• May 5, 2010

Return of the native

Return of the native

IT is after a long time that the entrenched Egyptian political establishment, presided over by President Hosni Mubarak, is facing a serious challenge to its pre-eminence. The return of Mohamed ElBaradei to his native country in February after a long and meritorious stint abroad seems to have galvanised the Egyptian masses. The Nobel Peace Prize winner and former head of the International Atomic Energy Agency (IAEA) returned home to a rapturous welcome. Although he has still not explicitly stated that he will run for President in the election scheduled for next year, he has undertaken a hectic travel schedule and addressed many public meetings across Egypt.

ElBaradei has said that he will offer his candidacy only if certain conditions, including guaranteed free elections and the right of independent candidates to run, are met by the government. Article 76 of the Egyptian Constitution, for all practical purposes, allows only candidates from the officially sanctioned parties to contest for the presidency. Candidates for President should get the support of 250 members of all the elected councils. They include Parliament, the Shoura Council and local People’s Councils spread throughout the country. All these organs are stacked with the supporters of the ruling party. It is also extremely difficult to register opposition parties. The Constitution states that a candidate for President has to be a member of a legally recognised political party.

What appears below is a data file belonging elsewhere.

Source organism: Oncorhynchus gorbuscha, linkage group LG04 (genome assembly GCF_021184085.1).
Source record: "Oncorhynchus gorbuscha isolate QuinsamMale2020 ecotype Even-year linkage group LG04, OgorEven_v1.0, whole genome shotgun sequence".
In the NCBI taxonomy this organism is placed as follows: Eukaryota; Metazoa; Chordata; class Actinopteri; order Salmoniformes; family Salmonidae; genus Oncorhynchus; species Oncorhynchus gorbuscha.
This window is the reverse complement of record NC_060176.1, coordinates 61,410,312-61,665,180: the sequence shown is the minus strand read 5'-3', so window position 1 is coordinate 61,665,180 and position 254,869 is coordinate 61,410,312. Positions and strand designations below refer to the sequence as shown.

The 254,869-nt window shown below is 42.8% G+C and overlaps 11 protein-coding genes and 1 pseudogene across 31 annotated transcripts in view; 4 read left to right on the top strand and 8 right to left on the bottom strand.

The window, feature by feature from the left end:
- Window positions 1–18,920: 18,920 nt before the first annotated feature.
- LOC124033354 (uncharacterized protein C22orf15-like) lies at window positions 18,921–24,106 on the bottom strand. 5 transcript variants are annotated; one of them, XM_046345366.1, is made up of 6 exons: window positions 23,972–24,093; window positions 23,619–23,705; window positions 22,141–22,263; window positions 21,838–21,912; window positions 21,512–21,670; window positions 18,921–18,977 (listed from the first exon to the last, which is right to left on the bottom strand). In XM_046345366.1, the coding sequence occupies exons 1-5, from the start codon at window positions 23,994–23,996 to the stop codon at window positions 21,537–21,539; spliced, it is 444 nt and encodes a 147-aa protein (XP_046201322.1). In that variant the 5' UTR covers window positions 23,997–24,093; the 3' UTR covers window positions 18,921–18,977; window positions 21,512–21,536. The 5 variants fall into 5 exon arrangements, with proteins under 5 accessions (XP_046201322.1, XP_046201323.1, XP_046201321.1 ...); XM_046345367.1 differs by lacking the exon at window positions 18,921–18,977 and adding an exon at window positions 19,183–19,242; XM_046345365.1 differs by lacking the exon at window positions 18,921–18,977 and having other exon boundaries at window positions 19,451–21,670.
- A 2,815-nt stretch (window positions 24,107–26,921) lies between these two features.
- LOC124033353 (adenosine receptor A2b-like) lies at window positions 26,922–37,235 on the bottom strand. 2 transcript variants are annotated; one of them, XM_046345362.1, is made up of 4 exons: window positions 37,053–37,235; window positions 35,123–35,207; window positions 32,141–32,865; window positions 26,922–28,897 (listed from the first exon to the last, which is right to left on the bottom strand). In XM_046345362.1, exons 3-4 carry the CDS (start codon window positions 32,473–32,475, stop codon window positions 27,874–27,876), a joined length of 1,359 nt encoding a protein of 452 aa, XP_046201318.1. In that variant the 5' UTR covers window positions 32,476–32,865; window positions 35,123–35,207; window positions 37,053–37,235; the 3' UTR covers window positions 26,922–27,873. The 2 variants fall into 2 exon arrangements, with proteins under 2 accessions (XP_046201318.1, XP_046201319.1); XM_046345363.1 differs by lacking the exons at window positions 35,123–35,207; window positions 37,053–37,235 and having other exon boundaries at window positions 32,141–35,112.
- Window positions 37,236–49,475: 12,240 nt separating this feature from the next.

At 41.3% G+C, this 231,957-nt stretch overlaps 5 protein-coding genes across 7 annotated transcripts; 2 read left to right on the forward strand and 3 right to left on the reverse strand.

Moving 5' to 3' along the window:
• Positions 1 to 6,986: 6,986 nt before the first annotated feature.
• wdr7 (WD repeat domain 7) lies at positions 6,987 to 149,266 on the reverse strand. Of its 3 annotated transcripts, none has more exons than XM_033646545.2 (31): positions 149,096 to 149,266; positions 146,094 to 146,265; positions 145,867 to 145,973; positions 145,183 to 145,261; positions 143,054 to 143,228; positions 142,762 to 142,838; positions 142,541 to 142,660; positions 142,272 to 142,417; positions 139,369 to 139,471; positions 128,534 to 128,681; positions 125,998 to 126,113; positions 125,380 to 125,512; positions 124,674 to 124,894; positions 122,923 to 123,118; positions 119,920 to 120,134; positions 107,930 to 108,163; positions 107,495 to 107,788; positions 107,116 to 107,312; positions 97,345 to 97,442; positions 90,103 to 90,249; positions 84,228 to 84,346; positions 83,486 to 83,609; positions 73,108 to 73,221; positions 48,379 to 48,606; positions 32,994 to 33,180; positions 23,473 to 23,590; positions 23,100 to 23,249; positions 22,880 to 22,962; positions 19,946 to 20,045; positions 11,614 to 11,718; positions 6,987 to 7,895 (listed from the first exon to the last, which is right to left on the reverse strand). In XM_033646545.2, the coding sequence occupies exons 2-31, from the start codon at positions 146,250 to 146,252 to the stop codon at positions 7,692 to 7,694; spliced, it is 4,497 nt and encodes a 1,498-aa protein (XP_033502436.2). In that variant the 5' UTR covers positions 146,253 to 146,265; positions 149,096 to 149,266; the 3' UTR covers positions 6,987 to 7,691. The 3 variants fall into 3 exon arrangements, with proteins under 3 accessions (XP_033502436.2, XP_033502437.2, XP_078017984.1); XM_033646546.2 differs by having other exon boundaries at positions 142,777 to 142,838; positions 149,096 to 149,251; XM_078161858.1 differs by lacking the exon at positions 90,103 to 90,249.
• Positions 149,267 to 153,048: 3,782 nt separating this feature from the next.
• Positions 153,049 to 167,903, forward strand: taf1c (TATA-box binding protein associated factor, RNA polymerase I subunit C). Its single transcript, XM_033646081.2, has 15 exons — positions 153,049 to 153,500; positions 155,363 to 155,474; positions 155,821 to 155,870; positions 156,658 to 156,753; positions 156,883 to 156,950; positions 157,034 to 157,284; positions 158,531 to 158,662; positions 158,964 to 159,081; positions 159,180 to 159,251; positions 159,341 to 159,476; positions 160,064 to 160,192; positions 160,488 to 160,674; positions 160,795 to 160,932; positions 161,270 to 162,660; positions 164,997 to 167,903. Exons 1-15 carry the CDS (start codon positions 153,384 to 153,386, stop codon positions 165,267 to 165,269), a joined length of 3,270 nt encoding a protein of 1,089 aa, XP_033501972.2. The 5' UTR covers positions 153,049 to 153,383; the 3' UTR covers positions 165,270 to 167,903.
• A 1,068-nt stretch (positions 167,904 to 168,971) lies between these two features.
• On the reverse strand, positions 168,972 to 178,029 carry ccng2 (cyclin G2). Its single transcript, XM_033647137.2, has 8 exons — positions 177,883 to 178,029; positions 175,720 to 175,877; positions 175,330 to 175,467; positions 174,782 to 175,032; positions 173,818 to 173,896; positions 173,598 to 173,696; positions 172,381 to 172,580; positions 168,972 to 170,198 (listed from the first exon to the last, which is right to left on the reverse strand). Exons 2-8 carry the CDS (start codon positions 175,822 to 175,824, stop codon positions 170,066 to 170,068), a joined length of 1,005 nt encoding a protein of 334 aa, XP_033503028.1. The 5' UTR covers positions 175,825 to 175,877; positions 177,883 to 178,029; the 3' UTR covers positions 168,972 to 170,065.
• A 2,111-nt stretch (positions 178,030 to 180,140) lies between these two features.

Elections in Egypt have been notorious for officially sanctioned skulduggery. Hosni Mubarak, during his recent visit to Germany, said that he welcomed ElBaradei’s entry into politics but with the proviso that he should also abide by the provisions of the Constitution.

The Secretary General of the Arab League, Amr Mousa, has also criticised the constitutional obstacles placed before those wishing to run for the presidency. Mousa, a former Foreign Minister, is also a dark horse in the presidential race. He too is not a member of a political party: he left party politics after assuming the top post in the Arab League.

The general feeling among Egyptians is that Mubarak is grooming his second son, Gamal Mubarak, to succeed him. The 81-year-old President recently underwent surgery in a German hospital. There is also speculation that given the mounting challenge from ElBaradei, Mubarak may decide to run for an unprecedented fifth term.

Though ElBaradei is not a member of any of the officially registered parties, he is supported by many political groupings opposed to the Mubarak government. He has called on Egyptians to join the National Front for Change, which he established after his return home.

The government has so far successfully resisted all attempts at political reform. Mubarak’s National Democratic Party (NDP) has ruled with an iron hand for the past 30 years and has tolerated little dissent. There was a half-hearted attempt by the George W. Bush administration to “spread democracy” in West Asia. Washington has since reverted to type and is once again fully behind the pro-Western authoritarian regimes that dot the political landscape in the region. In fact, the Barack Obama administration recently cut funding for “promoting democracy” in Egypt.